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Novartis GC to Step Down After Admitting $1.2M Contract With Cohen Was an Error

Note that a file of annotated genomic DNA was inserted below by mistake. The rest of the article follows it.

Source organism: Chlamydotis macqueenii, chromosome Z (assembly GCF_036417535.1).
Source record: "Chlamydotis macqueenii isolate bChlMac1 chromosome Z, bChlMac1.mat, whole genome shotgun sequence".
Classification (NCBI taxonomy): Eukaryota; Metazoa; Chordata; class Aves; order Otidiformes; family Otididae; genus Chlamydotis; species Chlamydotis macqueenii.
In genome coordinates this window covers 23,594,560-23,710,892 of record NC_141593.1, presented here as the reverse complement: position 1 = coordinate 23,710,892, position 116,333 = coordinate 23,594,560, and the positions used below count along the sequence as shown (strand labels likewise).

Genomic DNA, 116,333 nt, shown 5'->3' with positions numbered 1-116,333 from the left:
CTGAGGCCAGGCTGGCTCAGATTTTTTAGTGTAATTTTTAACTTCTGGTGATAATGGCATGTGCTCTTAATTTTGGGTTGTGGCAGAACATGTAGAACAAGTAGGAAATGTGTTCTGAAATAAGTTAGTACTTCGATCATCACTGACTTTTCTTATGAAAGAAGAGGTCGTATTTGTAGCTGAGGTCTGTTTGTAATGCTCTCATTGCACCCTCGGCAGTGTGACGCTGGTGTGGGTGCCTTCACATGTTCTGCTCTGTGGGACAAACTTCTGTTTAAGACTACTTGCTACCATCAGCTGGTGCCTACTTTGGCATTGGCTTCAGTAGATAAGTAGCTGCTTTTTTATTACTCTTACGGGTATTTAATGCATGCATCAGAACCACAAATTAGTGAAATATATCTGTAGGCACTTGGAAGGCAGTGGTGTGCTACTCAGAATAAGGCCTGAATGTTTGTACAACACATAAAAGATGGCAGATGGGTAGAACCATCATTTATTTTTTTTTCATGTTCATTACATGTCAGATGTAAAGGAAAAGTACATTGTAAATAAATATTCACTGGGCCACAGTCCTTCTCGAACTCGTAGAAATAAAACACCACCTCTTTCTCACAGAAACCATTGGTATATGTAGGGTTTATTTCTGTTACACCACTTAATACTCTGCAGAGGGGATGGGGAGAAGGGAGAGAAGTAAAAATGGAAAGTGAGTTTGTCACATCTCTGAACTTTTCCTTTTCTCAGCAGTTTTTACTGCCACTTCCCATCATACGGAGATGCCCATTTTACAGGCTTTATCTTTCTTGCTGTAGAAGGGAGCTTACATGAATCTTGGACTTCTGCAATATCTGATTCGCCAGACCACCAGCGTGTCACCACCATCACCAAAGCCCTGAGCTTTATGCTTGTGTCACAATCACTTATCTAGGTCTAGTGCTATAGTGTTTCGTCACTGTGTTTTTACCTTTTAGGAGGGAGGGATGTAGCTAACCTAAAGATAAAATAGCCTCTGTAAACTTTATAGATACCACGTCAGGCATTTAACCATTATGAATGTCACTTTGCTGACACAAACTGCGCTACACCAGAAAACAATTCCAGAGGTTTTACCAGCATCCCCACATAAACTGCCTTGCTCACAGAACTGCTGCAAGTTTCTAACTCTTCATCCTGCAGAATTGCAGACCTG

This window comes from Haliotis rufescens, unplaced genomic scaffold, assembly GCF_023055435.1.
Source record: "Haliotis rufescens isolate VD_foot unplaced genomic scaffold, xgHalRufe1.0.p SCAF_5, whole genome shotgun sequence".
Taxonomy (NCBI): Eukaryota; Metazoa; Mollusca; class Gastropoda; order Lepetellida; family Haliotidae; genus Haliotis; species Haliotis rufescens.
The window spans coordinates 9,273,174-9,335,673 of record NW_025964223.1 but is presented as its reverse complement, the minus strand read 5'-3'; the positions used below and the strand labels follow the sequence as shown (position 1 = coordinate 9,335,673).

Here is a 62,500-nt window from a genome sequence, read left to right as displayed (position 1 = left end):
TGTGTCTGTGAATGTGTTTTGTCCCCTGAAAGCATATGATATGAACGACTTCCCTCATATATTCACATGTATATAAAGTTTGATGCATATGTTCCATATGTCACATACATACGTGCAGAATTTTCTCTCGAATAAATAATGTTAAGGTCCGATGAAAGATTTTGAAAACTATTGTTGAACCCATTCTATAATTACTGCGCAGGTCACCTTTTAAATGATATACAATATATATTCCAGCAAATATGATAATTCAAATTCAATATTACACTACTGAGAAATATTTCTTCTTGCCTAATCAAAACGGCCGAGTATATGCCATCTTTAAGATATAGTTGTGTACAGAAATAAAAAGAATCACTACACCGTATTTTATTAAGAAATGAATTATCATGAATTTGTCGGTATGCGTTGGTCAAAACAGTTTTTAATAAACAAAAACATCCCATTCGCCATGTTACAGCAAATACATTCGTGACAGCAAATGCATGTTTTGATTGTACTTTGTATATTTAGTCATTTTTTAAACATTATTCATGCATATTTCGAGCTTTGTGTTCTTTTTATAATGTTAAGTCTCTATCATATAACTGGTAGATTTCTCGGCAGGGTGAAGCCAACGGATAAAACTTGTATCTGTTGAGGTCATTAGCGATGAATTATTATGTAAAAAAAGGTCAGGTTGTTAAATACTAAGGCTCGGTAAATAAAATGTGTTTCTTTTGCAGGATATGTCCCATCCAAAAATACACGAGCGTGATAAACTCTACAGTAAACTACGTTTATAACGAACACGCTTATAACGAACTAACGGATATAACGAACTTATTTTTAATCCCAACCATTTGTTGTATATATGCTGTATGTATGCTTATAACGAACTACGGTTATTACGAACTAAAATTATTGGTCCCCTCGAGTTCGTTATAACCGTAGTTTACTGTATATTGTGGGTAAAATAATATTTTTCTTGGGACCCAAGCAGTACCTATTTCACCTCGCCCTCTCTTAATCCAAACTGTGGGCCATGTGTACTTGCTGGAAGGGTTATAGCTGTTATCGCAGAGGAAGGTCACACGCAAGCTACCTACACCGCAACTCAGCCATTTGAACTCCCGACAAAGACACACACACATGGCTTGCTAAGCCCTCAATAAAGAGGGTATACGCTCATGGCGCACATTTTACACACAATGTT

[caption id="attachment_3281" align="alignnone" width="620"] Michael Cohen (Photo by David Handschuh)[/caption] Novartis group general counsel Felix Ehrat will step down from the company after taking personal responsibility for a $1.2 million contract with President Donald Trump’s personal lawyer Michael Cohen, an agreement he admits was an "error." Ehrat, who has has been group GC of the pharmaceutical giant since 2011, will retire in June, the company said Wednesday. He will be replaced by chief ethics, risk and compliance officer Shannon Thyme Klinger. The Swiss company said last week that it had paid Cohen's company Essential Consultants $1.2 million for health care policy consulting work that he had proved "unable" to do. Novartis said that Ehrat, who is also a member of the company's executive committee, was retiring "in the context of discussions" over the agreement. "Although the contract was legally in order, it was an error," Ehrat said in a statement. "As a co-signatory with our former CEO, I take personal responsibility to bring the public debate on this matter to an end." Under the one-year contract with Essential Consultants, signed in February 2017 shortly after Trump became president, Novartis agreed to pay Cohen $100,000 per month. The company said it had expected that Cohen could advise it on the administration’s approach to health care policies such as the Affordable Care Act, better known as Obamacare. However, following its initial meeting with Cohen in March 2017, the company realized that he would be “unable to provide the services that Novartis had anticipated." But it was unable to break the contract. Both Ehrat and former chief executive Joe Jimenez signed the contract last year. Jimenez left the company last September. Cohen has faced intense scrutiny in recent months following the FBI raid on his offices in New York amid the Mueller probe into Russian interference in the 2016 election. He shared office space with Squire Patton Boggs, with which he had formed a strategic alliance in April 2017, a deal that ended last month. Ehrat, the former senior partner and executive chairman of Slaughter and May’s Swiss best friend Baer & Karrer, joined Novartis in October 2011. He had been at the Swiss law firm since 1987 and made partner in 1992, the same year he opened the firm’s Lugano branch, its first outside Zurich. He was appointed managing partner in 2000 and senior partner in 2003. He has led Novartis' legal team on a number of landmark deals, including the $13 billion sale of a 36.5 percent stake in its consumer health joint venture with pharma giant GlaxoSmithKline last year. Freshfields Bruckhaus Deringer acted for Novartis on that deal, while Slaughter and May represented GSK. Less than a year after Ehrat joined Novartis, a lineup of firms, including Allen & Overy, Freshfields, Linklaters, Morrison & Foerster, Cravath, Swaine & Moore, White & Case, Hogan Lovells and Simpson Thacher & Bartlett, were appointed to the company's legal panel, known as the Novartis Legal Preferred Firm Program. Click here for a 2012 interview with Ehrat.